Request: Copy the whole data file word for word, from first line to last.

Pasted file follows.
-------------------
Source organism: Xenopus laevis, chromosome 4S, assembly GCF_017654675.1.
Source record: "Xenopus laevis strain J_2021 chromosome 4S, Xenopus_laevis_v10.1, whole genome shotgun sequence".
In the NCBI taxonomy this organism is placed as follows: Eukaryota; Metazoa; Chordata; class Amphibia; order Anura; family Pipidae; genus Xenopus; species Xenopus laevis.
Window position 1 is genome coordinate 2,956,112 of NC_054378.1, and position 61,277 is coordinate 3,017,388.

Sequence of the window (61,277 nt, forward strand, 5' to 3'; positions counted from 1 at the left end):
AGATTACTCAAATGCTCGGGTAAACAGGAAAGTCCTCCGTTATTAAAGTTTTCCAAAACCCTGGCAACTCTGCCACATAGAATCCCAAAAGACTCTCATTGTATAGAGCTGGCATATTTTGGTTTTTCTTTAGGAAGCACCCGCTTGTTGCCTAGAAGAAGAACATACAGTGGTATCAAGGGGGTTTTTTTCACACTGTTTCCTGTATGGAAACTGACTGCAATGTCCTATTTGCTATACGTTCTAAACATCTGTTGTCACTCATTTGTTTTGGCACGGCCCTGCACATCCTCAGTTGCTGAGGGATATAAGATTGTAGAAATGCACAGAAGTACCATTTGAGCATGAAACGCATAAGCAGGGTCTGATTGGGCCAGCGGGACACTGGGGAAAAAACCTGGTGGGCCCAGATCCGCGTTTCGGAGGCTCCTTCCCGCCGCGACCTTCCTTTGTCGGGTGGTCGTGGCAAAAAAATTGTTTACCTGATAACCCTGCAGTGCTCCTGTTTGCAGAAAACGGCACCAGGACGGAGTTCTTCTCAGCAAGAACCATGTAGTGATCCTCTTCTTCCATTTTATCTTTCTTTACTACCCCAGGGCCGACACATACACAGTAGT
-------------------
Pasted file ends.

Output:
Source organism: Xenopus laevis, chromosome 4S, assembly GCF_017654675.1.
Source record: "Xenopus laevis strain J_2021 chromosome 4S, Xenopus_laevis_v10.1, whole genome shotgun sequence".
In the NCBI taxonomy this organism is placed as follows: Eukaryota; Metazoa; Chordata; class Amphibia; order Anura; family Pipidae; genus Xenopus; species Xenopus laevis.
Window position 1 is genome coordinate 2,956,112 of NC_054378.1, and position 61,277 is coordinate 3,017,388.

Sequence of the window (61,277 nt, forward strand, 5' to 3'; positions counted from 1 at the left end):
AGATTACTCAAATGCTCGGGTAAACAGGAAAGTCCTCCGTTATTAAAGTTTTCCAAAACCCTGGCAACTCTGCCACATAGAATCCCAAAAGACTCTCATTGTATAGAGCTGGCATATTTTGGTTTTTCTTTAGGAAGCACCCGCTTGTTGCCTAGAAGAAGAACATACAGTGGTATCAAGGGGGTTTTTTTCACACTGTTTCCTGTATGGAAACTGACTGCAATGTCCTATTTGCTATACGTTCTAAACATCTGTTGTCACTCATTTGTTTTGGCACGGCCCTGCACATCCTCAGTTGCTGAGGGATATAAGATTGTAGAAATGCACAGAAGTACCATTTGAGCATGAAACGCATAAGCAGGGTCTGATTGGGCCAGCGGGACACTGGGGAAAAAACCTGGTGGGCCCAGATCCGCGTTTCGGAGGCTCCTTCCCGCCGCGACCTTCCTTTGTCGGGTGGTCGTGGCAAAAAAATTGTTTACCTGATAACCCTGCAGTGCTCCTGTTTGCAGAAAACGGCACCAGGACGGAGTTCTTCTCAGCAAGAACCATGTAGTGATCCTCTTCTTCCATTTTATCTTTCTTTACTACCCCAGGGCCGACACATACACAGTAGT